Who knows- maybe we could become the mecca of medical tourism in the US with this innovative approach.

Remember- we did teach the world to fly- maybe we can teach the insurance companies how to go fly a kite.

What would Dayton advertise? What could Dayton advertise? QOL!

Jay, a reader, always sends me interesting pieces to stimulate a post. Unfortunately, as this isn’t a paying gig, I often don’t get to write about everything I’d like to- but, this letter from a CEO about why he’s giving up on Detroit- should be a wake-up call for Dayton- and Ohio. There is a reason we’re losing a couple of congressional seats- and making babies won’t solve it. We have to be perceived as a desirable place to live and work. Note the word desirable-

from the CEO letter:

We don’t have a perception problem, we have a reality problem. Most young, highly talented knowledge workers from places like Seattle or San Francisco or Chicago find the even the upper end suburbs of Metro Detroit to be unappealing. I think long term residents including many leaders are simply so used to the dreary physical environment of Southeast Michigan that it has come to seem normal, comfortable and maybe even attractive. Which is fine so long as we have no aspiration to attract talent and capital from outside our region.

My fears were confirmed when I began trying to gather local economic development literature to use as a recruiting tool. The deficits which so dog our region are sometimes heralded by this literature as assets.

via Michigan CEO: Soul-Crushing Sprawl Killing Business | Rust Wire

The post has some nice maps with the migration patterns out of Detroit. What was once the 4th largest city in America and the city that produced what we needed to win WWII- is now suffering a fate that Cleveland and Dayton will soon be facing if we don’t get our priorities in order. I am not total gloom and doom- I’m sure in another 50 years, Dayton will be doing just fine- it’s the next 20 that will hurt.

More than anything, I’m sure of one thing- “Economic development” efforts by the government are a total waste of time and resources- as are arguments about tax burdens. When GE, the nation’s biggest corporation, can pay its executives millions- and still claim to have made no taxable income in 2010– we should get the message that the rich have fully and completely taken over our government- and that taxes are only for little people.

I don’t expect our federal government to make things right either. When the former CEO of Countrywide does no jail time for swindling billions and placing the failures of the little homeowners for the downfall of the entire global economy- while the Feds pursue and jail a guy for faking his income on a loan– we should know full well we’re screwed.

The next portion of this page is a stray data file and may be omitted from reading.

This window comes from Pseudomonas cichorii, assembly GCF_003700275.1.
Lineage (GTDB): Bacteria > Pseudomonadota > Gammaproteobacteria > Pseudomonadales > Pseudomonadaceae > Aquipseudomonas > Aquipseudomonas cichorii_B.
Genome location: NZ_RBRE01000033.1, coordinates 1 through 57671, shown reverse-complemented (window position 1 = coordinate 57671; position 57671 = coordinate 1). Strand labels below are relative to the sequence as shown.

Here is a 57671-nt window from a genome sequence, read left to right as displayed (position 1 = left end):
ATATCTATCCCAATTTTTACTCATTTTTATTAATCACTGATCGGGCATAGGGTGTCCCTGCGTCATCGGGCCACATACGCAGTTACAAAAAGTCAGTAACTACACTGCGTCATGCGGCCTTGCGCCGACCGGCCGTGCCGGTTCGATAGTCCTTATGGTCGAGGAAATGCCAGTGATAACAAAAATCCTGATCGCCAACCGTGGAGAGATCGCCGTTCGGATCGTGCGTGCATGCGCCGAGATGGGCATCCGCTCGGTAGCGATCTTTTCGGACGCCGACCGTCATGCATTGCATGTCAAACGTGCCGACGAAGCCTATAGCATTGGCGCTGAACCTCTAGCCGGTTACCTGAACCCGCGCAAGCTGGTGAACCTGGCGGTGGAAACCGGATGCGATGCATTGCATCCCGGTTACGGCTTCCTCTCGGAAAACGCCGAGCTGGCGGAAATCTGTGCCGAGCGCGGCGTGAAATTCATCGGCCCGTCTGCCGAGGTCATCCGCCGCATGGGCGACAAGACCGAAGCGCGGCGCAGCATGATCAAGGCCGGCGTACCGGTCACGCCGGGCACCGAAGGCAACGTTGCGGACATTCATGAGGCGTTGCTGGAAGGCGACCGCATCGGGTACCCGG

If you get the feeling, with the latest budget cuts and threatened privatization of everything from prisons and roads to economic development offices in Ohio, that it’s an every entity for itself – see who survives community death match- I’m right there with you. There is no time for arguing over the spilled milk of who let NCR leave Dayton- or Iams leave Dayton, or GM leave Dayton. And there is no way we’re going to have cash to lure 1 big employer or 1,000 little ones as Dayton Mayor Gary Leitzell likes to talk about- we only have one option: differentiation through innovation- and it has to be built on truth- not puffery or dreams.

We have to make good news fast- and show that we’re a better place to live than Austin TX, Chicago IL, LA or NYC.

And it shouldn’t be too hard- have you seen the cost of living in those places? Have you tried the commute in LA?

While I don’t give a crap about the Wright brothers- the history of innovation of our community is strong- by individuals- not by our community. It’s time to stop having group think about everything- and make some promises: in Dayton (the entire Montgomery/Greene County region) we’re going to improve quality of life for every citizen by at least 10% in 10 years and 25% in 20. Simple goal.

How will we do it?

Eliminate government overhead and increase spending on quality of life offerings. Instead of having hundreds of people elected to do whatever it is they do- let’s just elect a president and house of representatives to the region. That’s right- one leader- and a group of reps to argue about what we need to fix first. The president is full time- the reps are 1 meeting a week for $250 each.

  • One school system, with a Superintendent and a house of representatives that meets once every two weeks. The system must balance all schools in the region with academic, economic and racial metrics.